The River Where You Forgot My Name
Poems by Corrie Williamson
Southern Illinois University Press, 2019
Crab Orchard Series in Poetry, Open Competition Award
ISBN 978-0-8093-3747-7, $15.95
Buy at Bookshop.org
Reviewed by Risa Denenberg
In Corrie Williamson’s The River Where You Forgot My Name, a poet wanders through her world, straddling distance and time, uncovering curious bits of nineteenth century history, and observing natural and human landscapes. As she does, the sadness of remnants and the loneliness of whales, among other things, preoccupy her. With these poems, Williamson delivers us to her pervasively pensive mood, like a longing that will ever be unfulfilled.
The book’s sections are labeled by place and move between past and present: Virginia, 1804-1808; Montana; St Louis, Missouri, 1808-1818. It concludes, solemnly, with “A Prayer in Closing.” The book’s preamble poem, “Hay Cutting, Fincastle, Virginia 1803” imagines a prosaic event, where “the reapers gather / at the edges of the grass” and finishes with this visually stirring couplet:
their scythes like a flock of steel
birds released from the field.
Many of the poems reflect on correspondences and legends of the Lewis and Clark Expeditions (1804 to 1806). Many are subtitled with date and place (as in, “On the Death of Meriwether Lewis, Saint Louis, 1810”). In endnotes, Williamson explains:
The poems in this book set in the early nineteenth century are written in a voice I have imagined for the real-life person of Julia Hancock, born in 1791 in Fincastle, Virginia (where I was also born and raised), who was married to William Clark at age sixteen.
In these poems, we track the deep connections Williamson is able to make with this piece of history. The title poem refers to a river that William Clark named “Judith River” after his young wife despite the fact that no one but her father ever called her by this given name. Williamson digs right in to find the pathos held in this historic footnote:
the darkness where
the beast was born
flows the river where you
forgot my name, gifting
it to the girl only a father
ever summoned as “Judith.”
Forgivable, like most sins
of omission, for a man
who knew only
the obedient child
Williamson’s poetic talents are embodied in her lush and explicit language. She dissects language brilliantly, but in a playful way: pairing “ominous” with “omen-ous,” imagining a future where “de-extincting” is possible, noticing that “Hide is flesh & also / my first instinct,” and musing that “yarrow . . . weaves together yesterday and tomorrow.”
She is also a dazzling storyteller, as in “Bread Alone” where one baker asks another for a pinch of his starter culture and is denied lovingly by his friend who says “ask me for sugar, for flour, for honey brewed by bees from high mountain meadows” but not the starter, because,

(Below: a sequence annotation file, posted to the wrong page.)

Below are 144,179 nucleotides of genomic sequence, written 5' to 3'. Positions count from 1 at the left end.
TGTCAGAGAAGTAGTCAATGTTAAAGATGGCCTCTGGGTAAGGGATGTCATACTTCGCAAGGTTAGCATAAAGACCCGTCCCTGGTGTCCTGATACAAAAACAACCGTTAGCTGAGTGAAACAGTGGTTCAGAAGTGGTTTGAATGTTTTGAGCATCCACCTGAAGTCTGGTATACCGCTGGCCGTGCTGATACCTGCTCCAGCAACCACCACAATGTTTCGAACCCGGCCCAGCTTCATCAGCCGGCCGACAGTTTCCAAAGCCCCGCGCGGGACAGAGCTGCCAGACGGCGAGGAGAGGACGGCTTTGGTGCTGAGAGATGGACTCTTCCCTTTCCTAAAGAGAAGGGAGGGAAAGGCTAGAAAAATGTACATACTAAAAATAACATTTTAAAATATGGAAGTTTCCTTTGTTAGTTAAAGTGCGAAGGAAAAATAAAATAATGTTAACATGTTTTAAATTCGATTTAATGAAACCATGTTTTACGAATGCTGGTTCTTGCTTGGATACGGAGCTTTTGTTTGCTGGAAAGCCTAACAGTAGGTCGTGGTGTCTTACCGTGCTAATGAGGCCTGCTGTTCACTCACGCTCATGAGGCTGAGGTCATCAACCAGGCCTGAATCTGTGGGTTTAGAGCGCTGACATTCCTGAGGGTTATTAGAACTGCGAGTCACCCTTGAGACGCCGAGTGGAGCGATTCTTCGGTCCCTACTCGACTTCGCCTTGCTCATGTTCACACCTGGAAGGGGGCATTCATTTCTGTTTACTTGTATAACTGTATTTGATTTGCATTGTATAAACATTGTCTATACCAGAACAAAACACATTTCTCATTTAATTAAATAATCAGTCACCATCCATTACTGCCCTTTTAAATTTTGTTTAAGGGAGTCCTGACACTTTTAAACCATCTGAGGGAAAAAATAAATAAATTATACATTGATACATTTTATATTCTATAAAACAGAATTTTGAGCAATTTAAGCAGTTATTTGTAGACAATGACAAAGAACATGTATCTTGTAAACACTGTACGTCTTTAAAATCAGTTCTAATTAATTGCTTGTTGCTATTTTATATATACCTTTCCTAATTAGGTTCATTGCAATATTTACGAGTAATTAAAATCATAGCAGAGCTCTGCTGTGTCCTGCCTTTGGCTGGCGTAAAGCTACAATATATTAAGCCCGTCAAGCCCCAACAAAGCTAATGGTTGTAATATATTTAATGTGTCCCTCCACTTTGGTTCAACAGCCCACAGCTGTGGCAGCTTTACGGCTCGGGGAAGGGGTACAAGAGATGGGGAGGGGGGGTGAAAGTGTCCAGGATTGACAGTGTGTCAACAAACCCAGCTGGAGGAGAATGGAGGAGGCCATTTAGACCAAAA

…no, he cannot give them a bit of the
batter that dwells in a plastic bucket by his rusty ovens, birthed 150
years ago in the windy darkness of a kitchen in Great Falls at the
hands of a Scotch sheepherder plying yeast with water, with wheat
that bloomed & died in the surrounding plains, risen from the wild,
the dough a thing with breath, souring into a richness …
In the short poem, “Science Lesson, Fincastle, Virginia: 1805,” (which was selected as a broadside by Broadsided Press), Williamson gives us this enigmatic and gorgeous detail, “violet as a turnip in a tin bucket,” and ponders how emotion and myth easily can overtake scientific knowns:
What a little fool to think the moon
free & unheeled, to assume she visits
of her own volition, dons her dark
tunic & turns her back upon her
The compassion in these poems is coupled with far-reaching wisdom, demonstrating Williamson’s ability to embrace the earth and its creatures as they were in the past, as they are now, and what may portend for all of our futures. In “52 Hertz, a letter to Shea in Kitty Hawk, North Carolina,” she ponders “the whale known as the loneliest leviathan on earth” and says, “I can hardly stand to think of it—that solitary keen in the ocean’s dusk.” But drawing on her sense of the inexpressible, the ineffable, she adds, “Have you considered the possibility the whale is singing into silence, into a trembling in his own bones?”
The Broadsided Poem in the Book:
“Science Lesson, Fincastle, Virginia: 1805,” words by Corrie Williamson with art by Millian Giang Pham (published October 1, 2018)
4 Questions from Broadsided; 4 Answers from Corrie Williamson
Bsided: Many of the poems in The River Where You Forgot My Name are written in the persona of Julia Clark. How did you first become interested in the Julia Clark figure?